For every five bags full of groceries brought into the average Australian home, one is thrown out.
The sheer scale of food wastage is staggering. Uneaten food sitting in suburban bins makes up part of our nation's multi-billion dollar waste problem, yet one in six Australians still experience food insecurity.
Of the nation's entire food production industry including farming and production, one third is wasted, including an estimated 20-40 percent of fruit that is discarded before making it on the shelf.
The nation's collective soiled produce, wasted leftovers and rotting fruit equates to 450,000 full garbage trucks worth each year.
That's an estimated $8 billion thrown in the bin, because for each meal binned, the effort to grow, cook and ship it is also wasted.
Despite the waste, the Department of Agriculture's 2012 food plan found two million people rely on food relief every year.
Do Something About Food Waste infographic by lunchalot
Former event planner Ronni Kahn saw this waste first hand and it changes something in her.
"At the end of an event, I'd had so much leftover food because I didn't want anyone to go home hungry. I wanted to be generous but we'd end up with mounds of food," Kahn told The Huffington Post Australia.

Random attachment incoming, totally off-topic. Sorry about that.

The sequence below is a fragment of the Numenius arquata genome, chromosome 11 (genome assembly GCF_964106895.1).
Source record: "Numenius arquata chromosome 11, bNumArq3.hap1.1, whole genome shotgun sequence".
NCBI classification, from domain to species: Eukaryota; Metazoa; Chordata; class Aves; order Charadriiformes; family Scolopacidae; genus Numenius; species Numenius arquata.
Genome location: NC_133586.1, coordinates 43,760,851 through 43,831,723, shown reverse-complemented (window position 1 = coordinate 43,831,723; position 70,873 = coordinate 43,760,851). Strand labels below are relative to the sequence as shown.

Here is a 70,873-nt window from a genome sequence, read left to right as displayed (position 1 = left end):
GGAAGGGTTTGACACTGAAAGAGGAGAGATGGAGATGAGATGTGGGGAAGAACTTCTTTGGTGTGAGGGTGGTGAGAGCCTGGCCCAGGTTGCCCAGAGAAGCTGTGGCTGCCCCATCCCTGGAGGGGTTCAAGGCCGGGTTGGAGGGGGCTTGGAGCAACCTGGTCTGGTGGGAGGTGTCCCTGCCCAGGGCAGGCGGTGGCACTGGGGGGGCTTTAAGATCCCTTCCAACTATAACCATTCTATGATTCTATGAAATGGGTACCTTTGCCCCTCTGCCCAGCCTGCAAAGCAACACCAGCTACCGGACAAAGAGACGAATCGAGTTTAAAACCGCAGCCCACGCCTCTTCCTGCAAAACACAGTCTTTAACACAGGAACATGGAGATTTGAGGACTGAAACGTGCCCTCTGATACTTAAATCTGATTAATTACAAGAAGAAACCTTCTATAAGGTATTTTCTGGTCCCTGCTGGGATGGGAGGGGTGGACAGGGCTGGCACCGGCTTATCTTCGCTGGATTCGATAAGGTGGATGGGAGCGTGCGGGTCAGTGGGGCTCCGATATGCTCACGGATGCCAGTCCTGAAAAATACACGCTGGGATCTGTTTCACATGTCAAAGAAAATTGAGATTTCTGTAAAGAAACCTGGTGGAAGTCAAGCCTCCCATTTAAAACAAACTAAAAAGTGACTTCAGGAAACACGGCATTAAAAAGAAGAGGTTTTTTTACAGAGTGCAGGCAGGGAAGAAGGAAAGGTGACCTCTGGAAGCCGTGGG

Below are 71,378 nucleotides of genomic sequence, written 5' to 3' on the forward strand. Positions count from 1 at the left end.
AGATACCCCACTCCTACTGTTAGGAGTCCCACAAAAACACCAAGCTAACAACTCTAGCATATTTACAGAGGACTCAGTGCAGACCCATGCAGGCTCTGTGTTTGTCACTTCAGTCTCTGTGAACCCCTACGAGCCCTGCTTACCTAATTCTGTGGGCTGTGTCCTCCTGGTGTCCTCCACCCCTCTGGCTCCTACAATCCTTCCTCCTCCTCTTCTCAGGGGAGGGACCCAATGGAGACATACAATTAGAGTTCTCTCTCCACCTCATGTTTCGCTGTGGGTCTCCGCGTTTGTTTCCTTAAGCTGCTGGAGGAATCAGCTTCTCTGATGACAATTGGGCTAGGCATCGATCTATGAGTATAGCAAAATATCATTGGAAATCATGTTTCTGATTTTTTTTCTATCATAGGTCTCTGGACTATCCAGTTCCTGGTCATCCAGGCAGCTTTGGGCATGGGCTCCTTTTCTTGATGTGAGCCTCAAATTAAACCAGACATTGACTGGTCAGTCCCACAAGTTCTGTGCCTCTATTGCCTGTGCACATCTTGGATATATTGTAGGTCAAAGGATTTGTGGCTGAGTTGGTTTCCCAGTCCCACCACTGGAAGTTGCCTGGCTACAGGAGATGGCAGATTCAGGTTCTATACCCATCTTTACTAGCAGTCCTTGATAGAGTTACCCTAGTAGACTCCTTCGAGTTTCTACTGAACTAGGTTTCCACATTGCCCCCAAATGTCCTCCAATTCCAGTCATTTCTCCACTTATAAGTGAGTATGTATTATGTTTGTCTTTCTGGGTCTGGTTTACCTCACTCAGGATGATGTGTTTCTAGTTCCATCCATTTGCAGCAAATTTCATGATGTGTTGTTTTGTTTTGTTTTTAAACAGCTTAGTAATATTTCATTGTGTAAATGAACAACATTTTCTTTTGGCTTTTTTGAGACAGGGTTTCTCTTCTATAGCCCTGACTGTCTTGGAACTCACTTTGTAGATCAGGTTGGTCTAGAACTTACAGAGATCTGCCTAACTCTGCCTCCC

"One day I thought there was food being wasted, and there were people going hungry, why don't I join the two?"
This was the beginning of food rescue charity OzHarvest.
She said she was naive to the global scale of the issue.
"I was totally oblivious to just how big a problem this really was," Kahn said.
"We had to change the law in four states and once we started the food rescue and I grasped the scale of the problem, I realised we couldn't do it alone."
Today OzHarvest delivers food to 900 charitable organisations and runs food and nutrition classes as well as waste education programs.
"All I can say is my life is so much richer today," Kahn said.
Looking to the future, it's clear there's a long way to go because the worst age group for food waste is 18 to 24 year olds.
Enter charity the Youth Food Movement. Founding director Alexandra Iljadica said young people wasted food for various reasons.
"Maybe we don't write a shopping list to we buy whatever excites us in the supermarket and end up with too much," Iljadica told HuffPost Australia.
"Or we have food ready to cook but someone invites us to the pub for dinner and that sounds more fun so we go out, and all that food ends up going moldy.
"There's a lot of practical stuff you can learn to avoid waste before it's created."
Reduce Your Waste
- Make a shopping list accounting for what you actually need each week
- Check for leftovers before cooking anything new
- When cooking with veggies, use the whole stem and root
- Freeze what you won't use this week